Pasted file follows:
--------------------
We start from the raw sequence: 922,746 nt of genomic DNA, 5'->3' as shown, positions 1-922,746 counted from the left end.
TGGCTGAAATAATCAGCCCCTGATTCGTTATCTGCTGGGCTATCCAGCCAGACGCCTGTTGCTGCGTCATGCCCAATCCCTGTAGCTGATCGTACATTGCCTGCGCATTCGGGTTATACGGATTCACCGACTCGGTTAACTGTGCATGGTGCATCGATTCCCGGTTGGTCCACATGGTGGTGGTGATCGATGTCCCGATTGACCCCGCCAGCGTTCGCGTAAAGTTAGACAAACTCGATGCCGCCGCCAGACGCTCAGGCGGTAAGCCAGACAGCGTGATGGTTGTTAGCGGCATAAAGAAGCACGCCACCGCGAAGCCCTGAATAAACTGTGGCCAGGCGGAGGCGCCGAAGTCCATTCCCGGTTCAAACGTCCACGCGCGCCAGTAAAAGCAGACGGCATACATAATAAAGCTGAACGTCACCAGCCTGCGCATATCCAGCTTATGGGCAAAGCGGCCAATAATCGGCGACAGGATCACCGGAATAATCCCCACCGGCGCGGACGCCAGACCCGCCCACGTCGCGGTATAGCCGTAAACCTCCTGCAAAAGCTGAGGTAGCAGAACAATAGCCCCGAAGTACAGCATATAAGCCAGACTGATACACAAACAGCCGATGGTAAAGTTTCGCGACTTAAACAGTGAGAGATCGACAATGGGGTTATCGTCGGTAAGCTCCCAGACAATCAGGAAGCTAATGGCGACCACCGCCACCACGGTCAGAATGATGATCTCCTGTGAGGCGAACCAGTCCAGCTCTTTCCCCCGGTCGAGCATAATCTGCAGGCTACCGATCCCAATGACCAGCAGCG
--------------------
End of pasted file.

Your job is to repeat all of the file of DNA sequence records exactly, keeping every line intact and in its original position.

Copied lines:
We start from the raw sequence: 922,746 nt of genomic DNA, 5'->3' as shown, positions 1-922,746 counted from the left end.
TGGCTGAAATAATCAGCCCCTGATTCGTTATCTGCTGGGCTATCCAGCCAGACGCCTGTTGCTGCGTCATGCCCAATCCCTGTAGCTGATCGTACATTGCCTGCGCATTCGGGTTATACGGATTCACCGACTCGGTTAACTGTGCATGGTGCATCGATTCCCGGTTGGTCCACATGGTGGTGGTGATCGATGTCCCGATTGACCCCGCCAGCGTTCGCGTAAAGTTAGACAAACTCGATGCCGCCGCCAGACGCTCAGGCGGTAAGCCAGACAGCGTGATGGTTGTTAGCGGCATAAAGAAGCACGCCACCGCGAAGCCCTGAATAAACTGTGGCCAGGCGGAGGCGCCGAAGTCCATTCCCGGTTCAAACGTCCACGCGCGCCAGTAAAAGCAGACGGCATACATAATAAAGCTGAACGTCACCAGCCTGCGCATATCCAGCTTATGGGCAAAGCGGCCAATAATCGGCGACAGGATCACCGGAATAATCCCCACCGGCGCGGACGCCAGACCCGCCCACGTCGCGGTATAGCCGTAAACCTCCTGCAAAAGCTGAGGTAGCAGAACAATAGCCCCGAAGTACAGCATATAAGCCAGACTGATACACAAACAGCCGATGGTAAAGTTTCGCGACTTAAACAGTGAGAGATCGACAATGGGGTTATCGTCGGTAAGCTCCCAGACAATCAGGAAGCTAATGGCGACCACCGCCACCACGGTCAGAATGATGATCTCCTGTGAGGCGAACCAGTCCAGCTCTTTCCCCCGGTCGAGCATAATCTGCAGGCTACCGATCCCAATGACCAGCAGCG